The third reason the Administrative Law Judge gave was that Dr. Townsend's opinion was not supported by the records of Plaintiff's "extensive activities of daily living." She identified a number of activities of daily living elsewhere in her decision [AR 28], but there is no correlation between them and whether Plaintiff's anger and anxiety resulting from his PTSD would have made holding a full-time job difficult. She identified taking care of his son before and after school, preparing meals occasionally, walking his dog, helping to take care of his grandmother, doing laundry, vacuuming and taking out the trash, and having hobbies including snowboarding and camping. [Id.] It is hard to see how these activities are extensive, and even harder to see how engaging in most of them belies the opinion that Plaintiff would have had trouble managing his anger and anxiety in a work setting. Perhaps caring for his son or his grandmother might have been stressful, and the ability to do so might have shown the capacity to control his anger and anxiety. But there is no evidence of that, nor is it a necessary conclusion, and most of the other activities identified by the Administrative Law Judge were activities that seem designed to mitigate or relieve anger and stress. The Court cannot say that it is either clear or convincing that Plaintiffs activities were extensive, or that those activities made Dr. Townsend's opinion less persuasive.
Plaintiff also complains that the Administrative Law Judge wrongly rejected the information from the Veterans Administration as to Plaintiff's disability. In McCartey v. Massanari, 298 F.3d 1072 (9th Cir. 2002), the Court of Appeals held that an ALJ must consider a VA rating of disability when analyzing a veteran's claim for Social Security disability benefits. The Administrative Law Judge acknowledged this authority, but nevertheless did not accept it. [AR 32]. In doing so, the Administrative Law Judge committed error.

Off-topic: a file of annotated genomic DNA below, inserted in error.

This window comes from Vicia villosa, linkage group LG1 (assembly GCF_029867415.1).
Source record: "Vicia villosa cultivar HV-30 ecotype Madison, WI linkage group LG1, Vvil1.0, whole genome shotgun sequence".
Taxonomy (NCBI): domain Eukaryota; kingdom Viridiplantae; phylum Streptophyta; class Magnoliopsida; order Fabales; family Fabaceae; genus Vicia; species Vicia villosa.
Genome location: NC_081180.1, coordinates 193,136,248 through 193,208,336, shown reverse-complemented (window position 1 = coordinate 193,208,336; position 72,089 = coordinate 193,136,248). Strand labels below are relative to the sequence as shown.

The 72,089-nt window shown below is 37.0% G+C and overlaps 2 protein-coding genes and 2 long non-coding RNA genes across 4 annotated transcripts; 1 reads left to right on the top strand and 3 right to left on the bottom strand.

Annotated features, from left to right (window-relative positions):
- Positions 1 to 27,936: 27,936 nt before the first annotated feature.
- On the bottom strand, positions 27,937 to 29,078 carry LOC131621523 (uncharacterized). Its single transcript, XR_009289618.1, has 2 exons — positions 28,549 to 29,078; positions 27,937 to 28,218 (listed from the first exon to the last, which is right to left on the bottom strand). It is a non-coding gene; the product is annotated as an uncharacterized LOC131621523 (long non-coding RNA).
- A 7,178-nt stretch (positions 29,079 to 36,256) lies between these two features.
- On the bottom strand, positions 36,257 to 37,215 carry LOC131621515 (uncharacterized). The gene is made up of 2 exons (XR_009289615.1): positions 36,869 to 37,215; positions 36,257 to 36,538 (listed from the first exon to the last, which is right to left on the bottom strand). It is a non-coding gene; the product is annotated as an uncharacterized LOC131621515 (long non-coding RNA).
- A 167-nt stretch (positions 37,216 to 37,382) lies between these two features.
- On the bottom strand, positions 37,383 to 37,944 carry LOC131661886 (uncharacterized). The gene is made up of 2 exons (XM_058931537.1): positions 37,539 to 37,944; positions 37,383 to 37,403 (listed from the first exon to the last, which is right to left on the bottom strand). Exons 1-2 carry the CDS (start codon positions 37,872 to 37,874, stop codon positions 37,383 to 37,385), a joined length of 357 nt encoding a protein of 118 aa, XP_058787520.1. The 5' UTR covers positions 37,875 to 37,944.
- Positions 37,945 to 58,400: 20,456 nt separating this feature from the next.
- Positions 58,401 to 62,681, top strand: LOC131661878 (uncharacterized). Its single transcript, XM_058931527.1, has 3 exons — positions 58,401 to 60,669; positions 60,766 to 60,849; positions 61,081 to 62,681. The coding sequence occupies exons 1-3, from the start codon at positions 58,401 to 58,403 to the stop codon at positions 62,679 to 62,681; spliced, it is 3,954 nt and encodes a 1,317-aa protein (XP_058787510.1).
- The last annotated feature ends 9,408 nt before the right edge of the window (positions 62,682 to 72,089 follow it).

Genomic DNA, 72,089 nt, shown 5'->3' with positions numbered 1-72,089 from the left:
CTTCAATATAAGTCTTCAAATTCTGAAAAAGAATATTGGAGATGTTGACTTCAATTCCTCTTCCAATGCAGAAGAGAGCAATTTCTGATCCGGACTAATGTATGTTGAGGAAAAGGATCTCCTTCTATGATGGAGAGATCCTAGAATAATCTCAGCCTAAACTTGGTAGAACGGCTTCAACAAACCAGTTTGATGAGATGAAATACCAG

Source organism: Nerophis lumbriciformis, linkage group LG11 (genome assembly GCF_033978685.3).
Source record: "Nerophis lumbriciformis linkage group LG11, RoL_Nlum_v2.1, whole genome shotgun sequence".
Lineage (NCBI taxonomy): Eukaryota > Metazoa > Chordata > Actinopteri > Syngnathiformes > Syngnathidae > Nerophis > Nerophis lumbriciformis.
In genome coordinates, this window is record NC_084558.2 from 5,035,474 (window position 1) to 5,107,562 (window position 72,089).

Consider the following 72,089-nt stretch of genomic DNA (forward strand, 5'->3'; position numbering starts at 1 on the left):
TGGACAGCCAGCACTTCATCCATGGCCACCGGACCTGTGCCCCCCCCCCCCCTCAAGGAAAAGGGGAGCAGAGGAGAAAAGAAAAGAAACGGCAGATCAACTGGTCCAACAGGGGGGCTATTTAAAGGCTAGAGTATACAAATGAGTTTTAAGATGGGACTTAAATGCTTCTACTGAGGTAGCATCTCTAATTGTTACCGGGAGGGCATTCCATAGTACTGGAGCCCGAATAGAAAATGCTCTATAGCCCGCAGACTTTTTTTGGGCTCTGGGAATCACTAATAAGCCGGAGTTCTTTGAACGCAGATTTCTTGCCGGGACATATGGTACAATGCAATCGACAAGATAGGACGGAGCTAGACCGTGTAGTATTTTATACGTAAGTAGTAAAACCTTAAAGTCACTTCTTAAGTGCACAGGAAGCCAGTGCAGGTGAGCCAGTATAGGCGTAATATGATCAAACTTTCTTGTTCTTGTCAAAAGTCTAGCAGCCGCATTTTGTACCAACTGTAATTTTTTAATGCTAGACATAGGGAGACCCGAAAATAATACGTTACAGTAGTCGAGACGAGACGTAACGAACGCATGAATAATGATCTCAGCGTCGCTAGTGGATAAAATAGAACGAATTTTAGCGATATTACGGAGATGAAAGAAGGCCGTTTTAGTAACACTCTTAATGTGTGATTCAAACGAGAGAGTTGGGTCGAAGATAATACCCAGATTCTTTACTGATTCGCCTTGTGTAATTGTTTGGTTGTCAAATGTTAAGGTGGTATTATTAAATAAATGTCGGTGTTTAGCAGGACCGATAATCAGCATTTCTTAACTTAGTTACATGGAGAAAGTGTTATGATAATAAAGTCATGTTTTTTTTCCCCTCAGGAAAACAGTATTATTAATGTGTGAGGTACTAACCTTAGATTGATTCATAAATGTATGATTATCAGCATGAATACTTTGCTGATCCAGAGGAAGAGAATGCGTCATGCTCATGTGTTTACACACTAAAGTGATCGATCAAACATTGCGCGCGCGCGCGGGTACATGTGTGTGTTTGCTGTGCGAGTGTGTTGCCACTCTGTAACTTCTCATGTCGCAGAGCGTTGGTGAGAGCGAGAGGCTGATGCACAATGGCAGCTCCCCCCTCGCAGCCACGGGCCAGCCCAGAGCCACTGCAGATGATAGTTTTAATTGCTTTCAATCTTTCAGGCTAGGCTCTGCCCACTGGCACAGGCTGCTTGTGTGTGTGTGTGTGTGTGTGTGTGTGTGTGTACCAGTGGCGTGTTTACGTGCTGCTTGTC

In McCartey, the Court held that an Administrative Law Judge "must ordinarily give great weight to a VA determination of disability . . . because of the marked similarity between these two federal disability programs." 298 F.3d at 1076. The Court identified a number of the similarities, including the fact that "[t]he VA criteria for evaluating disability are very specific and translate easily into SSA's disability framework." Id. Still, the two programs are not identical, so "the ALJ may give less weight to a VA disability rating if he gives persuasive, specific, valid reasons for doing so that are supported by the record." Id., citing Chambliss v. Massanari, 269 F.3d 520, 522 (5th Cir. 2001) (per curiam).
The Administrative Law Judge mis-applied this law. He noted that the VA had determined that Plaintiff had a 70 % disability rating related to his PTSD (but did not note that the VA gave Plaintiff an overall disability rating of 90 % [AR 857]). He did not agree with this rating, however, because it was inconsistent with Plaintiff's activities "which were quite broad and extensive, including caring for his grandmother and teenager son" along with the additional information that Plaintiff was attending community college. [AR 32] The VA, however, took into account the fact that Plaintiff was attending community college [AR 856] so that, in fact, was not a distinguishing characteristic. Nor, as indicated earlier, were Plaintiff's activities extensive or broad, and there is not any indication how caring for one's son and helping to care for one's grandmother is inconsistent with the VA rating. The Administrative law Judge thus did not give persuasive or valid reasons supported by the record for giving less weight to the VA rating.
McCartey, supra; cf. Valentine v. Commissioner of Social Security
Administration, 574 F.3d 685, 695 (9th Cir. 2009) (valid and persuasive reasons where the Administrative Law Judge had evidence that was not before the VA.)
Given the errors with respect to the mental impairments, the Court need not discuss the alleged errors with respect to the Administrative Law Judge's assessment of the treating physician or his credibility analysis of Plaintiff and Plaintiffs mother. The decision must be reversed. The record is fully developed - indeed, with Plaintiff's death, nothing more could be accomplished by further administrative proceedings. Accordingly, it is appropriate to remand the matter for an award of benefits. McCartey, supra; Garrison v. Colvin, 759 F.3d 995 (9th Cir. 2014).
The Court notes that Plaintiff is survived not only by his mother, but also by his son. The Court leaves it to the Commissioner to make sure that the benefits that are owing are paid to the correct beneficiary.
The decision is reversed, and the matter is remanded to the Commissioner for ...